Regulatory Mussel

Many things come across my desk at OMB.  To offer a flavor:  the Office of Information and Regulatory Affairs (OIRA) at OMB just completed review of a proposed rule from the U.S. Coast Guard that would establish a new, protective standard for ballast water discharge from vessels in U.S. waters.  The rule would represent a significant step toward protecting our waters from the spread of invasive species.

Now, you might be wondering:  What is ballast water?  And why are we concerned about its discharge from ships?  Ballast water is water that is taken onboard a ship and stored in tanks to help keep the vessel stable while at sea.  It is often discharged when cargo is on-loaded while the ship is anchored in port. The problem is that ballast water may contain organisms that are not native to the area where it is released – and, once established, these invasive species can threaten native species and ecosystems, through predation, disease, and competition for resources.  For example, many believe that the zebra mussel, which is native to the Black and Caspian Seas, was first introduced into North American waters through ballast water discharges; it has now colonized each of the Great Lakes and many major U.S. rivers.  Not only do zebra mussels threaten native ecosystems, but they do millions of dollars a year in economic damage—including by clogging water intake pipes for many types of industrial facilities.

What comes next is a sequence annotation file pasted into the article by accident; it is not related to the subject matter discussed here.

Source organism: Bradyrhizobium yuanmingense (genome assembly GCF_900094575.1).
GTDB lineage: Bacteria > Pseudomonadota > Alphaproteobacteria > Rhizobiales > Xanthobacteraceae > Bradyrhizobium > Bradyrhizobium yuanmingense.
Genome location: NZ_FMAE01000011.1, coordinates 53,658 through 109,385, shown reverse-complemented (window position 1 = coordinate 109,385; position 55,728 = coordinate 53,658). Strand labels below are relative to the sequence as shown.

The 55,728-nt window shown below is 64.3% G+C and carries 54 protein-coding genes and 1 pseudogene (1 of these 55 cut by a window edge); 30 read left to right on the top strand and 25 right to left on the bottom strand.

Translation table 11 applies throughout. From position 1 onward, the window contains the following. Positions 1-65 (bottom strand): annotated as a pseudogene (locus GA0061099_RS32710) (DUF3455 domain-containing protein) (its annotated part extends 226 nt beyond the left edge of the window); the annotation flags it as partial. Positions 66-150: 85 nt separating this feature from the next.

The Coast Guard’s new rule proposes a two-phase approach to upgrading our national ballast water standards so they become comparable to the most stringent state standards currently in place, such as those in California and New York.  Under phase one, beginning in 2012 for new vessels, compliance with the standards adopted by the International Maritime Organization (IMO) would be mandated; under phase two, the allowable concentrations of organisms in ballast water would be reduced 1,000 fold relative to the IMO standards.  These phase-two standards would be implemented for both new and existing vessels starting in 2016.

If you’d like more information about this proposed rule, including how to comment on it, I encourage you to visit  Information about the rule can be found under docket number: USCG-2001-10486.  Comments are due November 27, 2009.  The U.S. Coast Guard also plans to host public meetings that will be held to gather comments about the rulemaking.

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